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Connecting People Via VR Gaming at Mesa Verde

CyArk invited INSIGHT to join their work at Spruce Tree House and Balcony House with National Parks Service archaeologists. Subsequent field seasons added to the field data collected and led CyArk and the NEH to create Resonant: An Immersive Game for Connecting People to Cultural Heritage, seen in the clip below:

The US National Park Mesa Verde (green table) comprises more than 4,000 archaeological sites built by the ancestral Pueblo peoples.  The park contains more than 600 cliff dwellings, among the best-preserved structures of their type in the United States.  Mesa Verde Park Superintendent Larry Wiese notes that, of the 600 cliff dwellings, only 135 have received any archaeological documentation in the 100 years since the park’s founding.

INSIGHT’s pilot role in the Mesa Verde documentation included a number of topics:

  • Tall Tripod Photography
  • Linear Orthographic Images from Scan Data
  • Obtaining Accurate Euclidean Distances from 2D Panormas
  • High Dynamic Range Photography at Spruce Tree House
  • 3D recording using the off-the-shelf Konica-Minolta VI-910 laser scanner

Tall Tripod Photography at Mesa Verde

Here we will explore only the first of the topics on the above list.  ‘Tall Tripod Photography’ is our name for a category of lightweight systems we’ve built over the years to obtain aerial viewpoints from the ground.  INSIGHT’s tall tripods are usually closer to monopods in form:  tall, rigid, and easy collapsible (as shown in the image below, right).  The virtue of the approach is its portability, and (relative) stability compared with kite aerial photography (KAP) or small helicopter photography, which INSIGHT has also used over time.

The stability of the platform improves the photography by enabling longer exposures.  Tall tripods also allow for enough weight to support a heavy digital camera or 3D scanner.  Other groups, notably the INSIGHT partner non-profit organization XRez, has designed their own tall tripod systems with excellent results.

The above image (left) show a detail of Area A at Spruce Tree House.  Since the floor is missing in this area, it’s impossible to stand where the picture was taken.  At right, archaeologists look on with INSIGHT Director Kevin Cain (far right).  The square tube aluminum tripod stays rigid in this design, while a polymer shuttle moves up the post carrying a digital camera.  The archaeologist taking the picture at left, above, used a laptop to remotely frame the image before making the exposure.  True to its portable nature, the tripod was assembled on site after being brought down the winding path to Spruce Tree House as a bundle of 5 foot sections carried by an agreeable pack mule.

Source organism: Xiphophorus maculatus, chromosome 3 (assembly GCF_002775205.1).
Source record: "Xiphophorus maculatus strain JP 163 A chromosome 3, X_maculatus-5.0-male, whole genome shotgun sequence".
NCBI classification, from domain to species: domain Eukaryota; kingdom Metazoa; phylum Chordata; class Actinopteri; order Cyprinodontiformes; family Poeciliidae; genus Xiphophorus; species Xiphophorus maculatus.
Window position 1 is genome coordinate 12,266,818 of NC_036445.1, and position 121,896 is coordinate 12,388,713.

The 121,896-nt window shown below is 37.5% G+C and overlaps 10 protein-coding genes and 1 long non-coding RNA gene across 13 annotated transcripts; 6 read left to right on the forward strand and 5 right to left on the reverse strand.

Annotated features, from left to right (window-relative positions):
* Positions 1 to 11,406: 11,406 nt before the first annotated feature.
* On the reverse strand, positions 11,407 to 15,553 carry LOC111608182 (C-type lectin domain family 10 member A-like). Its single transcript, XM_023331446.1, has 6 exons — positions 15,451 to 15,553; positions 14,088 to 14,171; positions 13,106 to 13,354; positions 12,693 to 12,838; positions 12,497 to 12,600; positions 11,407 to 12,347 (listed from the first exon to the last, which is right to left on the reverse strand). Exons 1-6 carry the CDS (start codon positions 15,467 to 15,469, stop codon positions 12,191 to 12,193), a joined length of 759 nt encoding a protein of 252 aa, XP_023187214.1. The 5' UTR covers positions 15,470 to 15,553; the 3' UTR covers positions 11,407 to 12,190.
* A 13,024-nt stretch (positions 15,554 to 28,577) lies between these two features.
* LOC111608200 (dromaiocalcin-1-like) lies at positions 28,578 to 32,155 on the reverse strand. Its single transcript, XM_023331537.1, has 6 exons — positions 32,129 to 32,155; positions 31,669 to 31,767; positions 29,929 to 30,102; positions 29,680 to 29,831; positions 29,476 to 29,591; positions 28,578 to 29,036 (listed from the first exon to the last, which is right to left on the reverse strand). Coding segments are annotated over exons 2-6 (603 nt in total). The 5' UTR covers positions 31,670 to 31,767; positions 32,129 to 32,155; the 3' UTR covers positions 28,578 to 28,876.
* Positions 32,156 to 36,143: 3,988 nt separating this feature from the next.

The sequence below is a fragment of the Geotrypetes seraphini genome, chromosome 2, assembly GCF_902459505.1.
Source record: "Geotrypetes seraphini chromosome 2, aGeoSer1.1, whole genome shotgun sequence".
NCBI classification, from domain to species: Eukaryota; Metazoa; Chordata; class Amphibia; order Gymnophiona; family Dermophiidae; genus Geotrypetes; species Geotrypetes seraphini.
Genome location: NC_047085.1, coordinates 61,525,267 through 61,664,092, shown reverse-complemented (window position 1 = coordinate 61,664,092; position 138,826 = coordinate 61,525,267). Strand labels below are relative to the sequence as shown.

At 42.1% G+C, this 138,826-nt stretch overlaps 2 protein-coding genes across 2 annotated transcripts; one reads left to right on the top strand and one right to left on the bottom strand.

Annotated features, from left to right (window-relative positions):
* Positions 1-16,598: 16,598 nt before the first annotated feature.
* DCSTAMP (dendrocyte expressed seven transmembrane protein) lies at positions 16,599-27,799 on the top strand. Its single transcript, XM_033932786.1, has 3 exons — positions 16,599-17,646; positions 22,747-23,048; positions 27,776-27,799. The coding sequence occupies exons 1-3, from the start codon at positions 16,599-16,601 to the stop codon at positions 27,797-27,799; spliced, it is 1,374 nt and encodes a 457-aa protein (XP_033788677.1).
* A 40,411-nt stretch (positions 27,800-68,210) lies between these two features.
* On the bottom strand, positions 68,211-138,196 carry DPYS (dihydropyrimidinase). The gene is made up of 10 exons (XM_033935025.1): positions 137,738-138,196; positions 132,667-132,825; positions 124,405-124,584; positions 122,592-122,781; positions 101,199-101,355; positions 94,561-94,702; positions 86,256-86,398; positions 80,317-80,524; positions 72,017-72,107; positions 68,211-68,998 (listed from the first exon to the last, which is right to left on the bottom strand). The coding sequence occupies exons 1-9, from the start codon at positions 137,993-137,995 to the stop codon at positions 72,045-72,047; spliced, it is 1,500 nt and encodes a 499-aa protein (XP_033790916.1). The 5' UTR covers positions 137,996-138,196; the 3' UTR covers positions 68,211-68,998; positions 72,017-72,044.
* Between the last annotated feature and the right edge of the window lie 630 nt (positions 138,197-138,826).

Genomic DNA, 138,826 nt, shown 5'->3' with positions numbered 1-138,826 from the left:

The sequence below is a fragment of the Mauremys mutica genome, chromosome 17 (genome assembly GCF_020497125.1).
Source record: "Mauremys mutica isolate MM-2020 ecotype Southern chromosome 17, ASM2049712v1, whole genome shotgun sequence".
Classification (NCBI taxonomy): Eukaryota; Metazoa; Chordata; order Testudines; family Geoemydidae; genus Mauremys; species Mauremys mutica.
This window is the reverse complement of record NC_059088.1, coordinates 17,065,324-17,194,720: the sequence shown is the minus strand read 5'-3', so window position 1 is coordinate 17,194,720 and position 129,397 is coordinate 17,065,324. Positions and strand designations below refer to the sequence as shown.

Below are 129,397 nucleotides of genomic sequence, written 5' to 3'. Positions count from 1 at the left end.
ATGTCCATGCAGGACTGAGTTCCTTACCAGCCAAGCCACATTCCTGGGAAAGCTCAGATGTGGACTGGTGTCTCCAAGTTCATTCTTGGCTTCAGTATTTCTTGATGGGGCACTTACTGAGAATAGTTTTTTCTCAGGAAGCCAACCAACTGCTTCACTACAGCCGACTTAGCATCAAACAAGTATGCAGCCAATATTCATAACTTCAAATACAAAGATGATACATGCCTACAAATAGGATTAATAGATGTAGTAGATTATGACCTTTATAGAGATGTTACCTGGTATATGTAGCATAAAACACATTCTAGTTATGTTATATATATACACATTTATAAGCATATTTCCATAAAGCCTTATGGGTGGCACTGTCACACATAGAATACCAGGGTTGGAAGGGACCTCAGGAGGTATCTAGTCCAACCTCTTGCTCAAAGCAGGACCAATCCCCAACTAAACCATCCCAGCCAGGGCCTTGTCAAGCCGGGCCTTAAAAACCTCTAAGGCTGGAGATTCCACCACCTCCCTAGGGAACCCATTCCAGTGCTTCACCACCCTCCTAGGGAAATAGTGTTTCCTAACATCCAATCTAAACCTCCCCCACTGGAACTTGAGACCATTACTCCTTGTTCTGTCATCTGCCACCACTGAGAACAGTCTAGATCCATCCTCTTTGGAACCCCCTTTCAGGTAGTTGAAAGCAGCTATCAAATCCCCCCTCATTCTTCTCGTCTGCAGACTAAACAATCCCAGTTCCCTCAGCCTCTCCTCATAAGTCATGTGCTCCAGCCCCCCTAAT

Above, the view from the visitor’s path, looking towards Kiva C.  The camera is about 25′ above ground level here.  (See this example of even taller tripod photography at the Ramesseum in Upper Egypt.)

Upper level floors in Area A, taken less than a meter below the overhanging rock shelf.  The original flooring, thought to be over 600 years old, is of special interest in this photograph.  The exceptional fragility of the monument makes it difficult to inspect, but makes the inspections vital.  Using a tall tripod is relatively simple, non-invasive solution for monitoring the condition of sites at risk.

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Tall tripod photography enables National Parks staff to evaluate the condition of the original floor shown at center
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Central kiva at Spruce Tree House
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FIsheye photograph of Spruce Tree house at Mesa Verde, from a tall tripod
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A non-invasive view of fragile masonry (left) with National Park staff and Kevin Cain handling a tall tripod (right)
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